Your ice cream lines are humming. Your operators are in the zone. You’re producing finished product at record-breaking efficiency. Most of the time your operation is a well-oiled machine, but we all know that it only takes one tiny snag to throw your production floor into a state of chaos. We’ve been in this business for 39 years and know firsthand how many people, systems and processes it takes to produce great tasting ice cream.
Here at Rhino, our relentless focus on quality and our talented team allow us to make the best tasting ice cream inclusions on the market. But what happens after those chunks of deliciousness leave our doors? We want to set our customers up for success, so our Technical Services Director, Don Holly developed this list of tips and tricks for storing and handling our ice cream inclusions:
- Keep them cool. We recommend storing our inclusions at -20°F to keep them hard, free flowing and easy to handle.
- Store them together. Individual cases will get warm faster than wrapped pallets, so don’t break down your pallets until you need to, and keep them wrapped in the plastic they were delivered in.
- Only pull them when you need them. If the inclusions are out of cold storage for longer than one hour, they will start to warm up and stick together. We recommend only moving inclusions to the production floor if they’ll be used within 60 minutes. Keep this in mind if one of your lines goes down and return the cases to the freezer while your maintenance team steps in to save the day. It is also a best practice to empty the Fruit Feeder so the warmed inclusions don’t jam the auger when you start back up.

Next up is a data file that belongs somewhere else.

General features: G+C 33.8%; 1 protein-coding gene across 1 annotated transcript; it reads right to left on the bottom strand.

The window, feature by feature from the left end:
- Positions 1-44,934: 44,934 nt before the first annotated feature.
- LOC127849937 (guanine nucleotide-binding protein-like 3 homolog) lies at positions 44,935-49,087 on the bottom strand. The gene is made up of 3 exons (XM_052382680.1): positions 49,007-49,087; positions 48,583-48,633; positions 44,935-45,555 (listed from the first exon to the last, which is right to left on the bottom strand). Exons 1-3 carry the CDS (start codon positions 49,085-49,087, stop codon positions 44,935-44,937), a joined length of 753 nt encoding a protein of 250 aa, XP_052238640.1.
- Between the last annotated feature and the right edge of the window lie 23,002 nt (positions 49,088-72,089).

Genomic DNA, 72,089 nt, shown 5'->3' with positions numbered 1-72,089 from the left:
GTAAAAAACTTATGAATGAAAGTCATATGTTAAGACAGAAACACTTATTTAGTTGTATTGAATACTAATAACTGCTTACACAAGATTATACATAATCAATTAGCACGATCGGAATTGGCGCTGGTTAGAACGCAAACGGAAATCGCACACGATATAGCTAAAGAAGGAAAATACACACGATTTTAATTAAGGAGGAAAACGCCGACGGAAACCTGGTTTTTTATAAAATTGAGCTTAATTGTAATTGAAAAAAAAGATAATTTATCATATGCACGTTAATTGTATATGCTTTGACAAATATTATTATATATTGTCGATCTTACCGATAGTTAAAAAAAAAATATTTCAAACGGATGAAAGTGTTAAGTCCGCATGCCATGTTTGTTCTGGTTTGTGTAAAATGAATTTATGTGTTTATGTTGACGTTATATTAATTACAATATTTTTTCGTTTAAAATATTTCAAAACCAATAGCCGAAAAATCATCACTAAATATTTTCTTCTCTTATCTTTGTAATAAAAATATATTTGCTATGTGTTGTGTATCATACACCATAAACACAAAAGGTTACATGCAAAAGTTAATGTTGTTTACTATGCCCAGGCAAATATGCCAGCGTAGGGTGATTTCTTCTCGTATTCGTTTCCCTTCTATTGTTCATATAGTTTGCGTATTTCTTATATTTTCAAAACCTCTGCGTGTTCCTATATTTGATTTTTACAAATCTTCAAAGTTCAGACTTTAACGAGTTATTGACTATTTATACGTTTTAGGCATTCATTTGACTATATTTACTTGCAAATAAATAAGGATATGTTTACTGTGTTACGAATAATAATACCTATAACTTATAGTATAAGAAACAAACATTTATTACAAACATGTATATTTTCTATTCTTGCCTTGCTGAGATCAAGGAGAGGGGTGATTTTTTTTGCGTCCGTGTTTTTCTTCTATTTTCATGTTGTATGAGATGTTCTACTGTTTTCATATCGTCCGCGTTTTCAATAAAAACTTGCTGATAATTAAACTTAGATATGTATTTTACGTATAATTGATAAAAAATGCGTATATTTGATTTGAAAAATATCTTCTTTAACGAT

- One case at a time. Only load one case of inclusions at a time into your fruit feeder, and refill when the volume inside the feeder is almost empty. Too many inclusions inside your feeder can create too much head pressure jamming pieces into the Fruit Feeder auger.
Keep those thermometers handy. Have your Fruit Feeder operators observe the condition of the inclusions and ensure they are below -10°F before loading them into the machine. A best practice is the use of a quick response thermometer. It’s a lot easier to prevent a jam when you’re only loading frozen, hard, free flowing pieces than cleaning out a clog of soft sticky pieces.
Nothing’s more important to us than the safety of our products, so we could run with this topic all day. Whether you’re a current customer with follow up questions or an aspiring ice cream creator inquisitively exploring the world of inclusions, don’t hesitate to reach out to our National Sales Manager, Subha Luck at email@example.com with specific questions!